There’ve been migraines, grad school rejections, complete, maniacal boredom, a complete overload of CSS and an ophthalmological breakdown as a result, but I am still ploughing on with The Awakening. I feel a little silly making such a big deal on what is, from a superficial perspective, a rather easy read. I wish I truly felt liberated in my unemployment to simply enjoy the luxury of going to a cafe everyday and reading. Alas, some sort of mental fixation or inner demon pops up.
Today I read at home, on my aqua sofa with the last of my banana chocolate walnut muffins and tea.
I love the way the beginning of the story sets up such a richly interwoven sub-layer of tensions. In the idyllic world of Grand Isle, there’s so much beneath the surface, and this is somehow echoed through the powerful presence of the sea. In one of the earlier passages, Chopin writes:
“Edna Pontellier, casting her eyes about, had finally kept them at rest upon the sea. The day was clear and carried the gaze out as far as the blue sky went; there were a few white clouds suspended idly over the horizon.”
Although the sea isn’t an obvious metaphor or presence in Chopin’s story-telling, there is the powerful scene towards the end of the Pontellier’s time at Grand Isle, when Edna masters swimming. Even from a detached, purely conceptual point of view, this is very symbolic. For a woman to learn to swim at that time may not have been a big deal in itself, but it somehow seems like a gesture of independence, of breaking free from the stiff formality of everyday dress and protocol. In the context of Edna’s “awakening,” though, this act takes on added meaning:
“.. that night she was like the little tottering, stumbling, clutching child, who of a sudden realizes its powers, and walks for the first time alone, boldly and with over-confidence. She could have shouted for joy. She did shout for joy, as with a sweeping stroke or two she lifted her body to the surface of the water…
“… she grew daring and reckless, overestimating her strength. She wanted to swim far out, where no woman had swum before.”
In light of Edna’s move out of her husband’s home much later on, this reference to swimming and branching out seems especially potent. I also just realized that she feels the desire to swim out further than any woman, particularly, had swum out. This evokes our empathy or realization of Edna’s yearning to experience more soul, more feeling, perhaps that the average woman settles for. [apart from conjuring up a vision of early-2oth century Edna exploring the universe along side Jean Luc Picard, that is.]
If Edna’s experience in the water was one of the earlier “moments” in her awakening, then her dinner party, her “coup d’ etat,” as Arobin called it, was perhaps another. The sheer extravagance and resplendence of that dinner party seemed to be calling for attention. The diamonds in Edna’s hair kind of really take the cake. The amount of time Chopin spends describing the affair, the physical layout the, elements which make it rich and luxurious, really points to the significance of this scene:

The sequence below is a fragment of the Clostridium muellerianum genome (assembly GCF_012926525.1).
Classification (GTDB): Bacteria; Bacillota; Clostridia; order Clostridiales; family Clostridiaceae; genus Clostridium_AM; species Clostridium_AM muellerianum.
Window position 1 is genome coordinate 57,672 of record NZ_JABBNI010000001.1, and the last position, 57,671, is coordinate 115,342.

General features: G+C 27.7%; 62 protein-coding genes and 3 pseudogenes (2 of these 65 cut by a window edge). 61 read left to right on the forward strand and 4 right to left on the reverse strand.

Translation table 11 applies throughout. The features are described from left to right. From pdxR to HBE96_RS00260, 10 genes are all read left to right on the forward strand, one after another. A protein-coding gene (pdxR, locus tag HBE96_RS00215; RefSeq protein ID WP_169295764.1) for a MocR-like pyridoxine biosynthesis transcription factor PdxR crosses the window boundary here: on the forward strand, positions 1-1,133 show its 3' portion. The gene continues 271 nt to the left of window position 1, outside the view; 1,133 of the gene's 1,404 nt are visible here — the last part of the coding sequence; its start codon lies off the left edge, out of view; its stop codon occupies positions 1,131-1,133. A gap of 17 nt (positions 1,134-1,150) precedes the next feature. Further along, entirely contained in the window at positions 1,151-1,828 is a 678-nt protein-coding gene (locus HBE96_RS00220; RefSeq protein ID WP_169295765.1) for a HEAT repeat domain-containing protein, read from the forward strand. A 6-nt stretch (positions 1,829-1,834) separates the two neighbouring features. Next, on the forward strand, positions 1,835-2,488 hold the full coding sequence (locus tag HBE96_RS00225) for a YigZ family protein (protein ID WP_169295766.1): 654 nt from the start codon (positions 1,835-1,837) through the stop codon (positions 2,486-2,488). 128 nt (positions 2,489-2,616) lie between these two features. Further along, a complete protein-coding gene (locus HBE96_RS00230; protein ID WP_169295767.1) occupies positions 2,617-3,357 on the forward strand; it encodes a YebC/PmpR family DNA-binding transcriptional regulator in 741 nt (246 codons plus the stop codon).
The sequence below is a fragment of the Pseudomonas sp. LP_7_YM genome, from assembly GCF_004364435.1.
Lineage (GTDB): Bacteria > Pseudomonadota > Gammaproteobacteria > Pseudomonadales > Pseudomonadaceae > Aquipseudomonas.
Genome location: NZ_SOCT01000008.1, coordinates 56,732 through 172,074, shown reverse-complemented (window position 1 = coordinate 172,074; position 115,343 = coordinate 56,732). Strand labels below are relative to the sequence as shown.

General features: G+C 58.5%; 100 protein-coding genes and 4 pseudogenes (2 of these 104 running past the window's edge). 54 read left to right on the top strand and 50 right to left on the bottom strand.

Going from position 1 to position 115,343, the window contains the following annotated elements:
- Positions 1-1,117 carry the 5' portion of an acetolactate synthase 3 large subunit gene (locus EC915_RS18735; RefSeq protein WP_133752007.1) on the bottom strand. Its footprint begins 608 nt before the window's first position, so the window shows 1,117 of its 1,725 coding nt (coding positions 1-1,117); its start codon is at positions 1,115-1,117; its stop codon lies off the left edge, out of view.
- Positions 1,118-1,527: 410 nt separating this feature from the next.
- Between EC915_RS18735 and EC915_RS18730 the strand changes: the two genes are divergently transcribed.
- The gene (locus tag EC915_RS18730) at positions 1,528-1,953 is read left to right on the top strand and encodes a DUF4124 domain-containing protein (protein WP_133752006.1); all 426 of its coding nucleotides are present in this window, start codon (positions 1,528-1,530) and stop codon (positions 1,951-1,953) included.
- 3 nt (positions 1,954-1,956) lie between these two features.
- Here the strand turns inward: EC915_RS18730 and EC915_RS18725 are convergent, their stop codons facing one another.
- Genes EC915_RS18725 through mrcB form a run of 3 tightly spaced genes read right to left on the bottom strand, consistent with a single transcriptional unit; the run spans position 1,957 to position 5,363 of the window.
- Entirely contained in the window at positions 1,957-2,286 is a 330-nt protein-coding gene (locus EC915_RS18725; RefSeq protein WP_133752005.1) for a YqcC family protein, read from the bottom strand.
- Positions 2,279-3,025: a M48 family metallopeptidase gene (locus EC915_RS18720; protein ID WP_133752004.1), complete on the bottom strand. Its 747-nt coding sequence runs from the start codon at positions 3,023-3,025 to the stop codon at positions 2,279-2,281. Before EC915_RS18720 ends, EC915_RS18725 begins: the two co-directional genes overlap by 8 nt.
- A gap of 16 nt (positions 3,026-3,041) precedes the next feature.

“There was something extremely gorgeous about the appearance of the table, an effect of splendor conveyed by a cover of pale yellow satin under strips of lace-work. There were wax candles in massive brass candelabra, burning softly under yellow silk shades; full, fragrant roses, yellow and red, abounded. There were silver and gold, as she had said there would be, and crystal which glittered like the gems which the women wore.”
It’s such a contrast to the way we first meet Edna. It almost seems like a celebration of her “awakening,” some sort of pinnacle towards which the book has been heading. All the tensions of inner drama vs. outer silence have been released, and there she sits, bedecked in diamonds, the queen of the night:
“…magnificent cluster of diamonds that sparkled, that almost sputtered, in Edna’s hair, just over the centre of her forehead.”
The rhythm and feeling of things in the volume sort of change, as they often do in life, after such high-points. Edna herself couldn’t put it better when she says later that night to Arobin [who seems to me, so far, a little like the extra air that Edna must simply blow out of her, and also a little pretentious and annoying] after she’d moved into the new house:
“I feel as if I had been wound up to a certain pitch – too tight – and something inside of me had snapped.”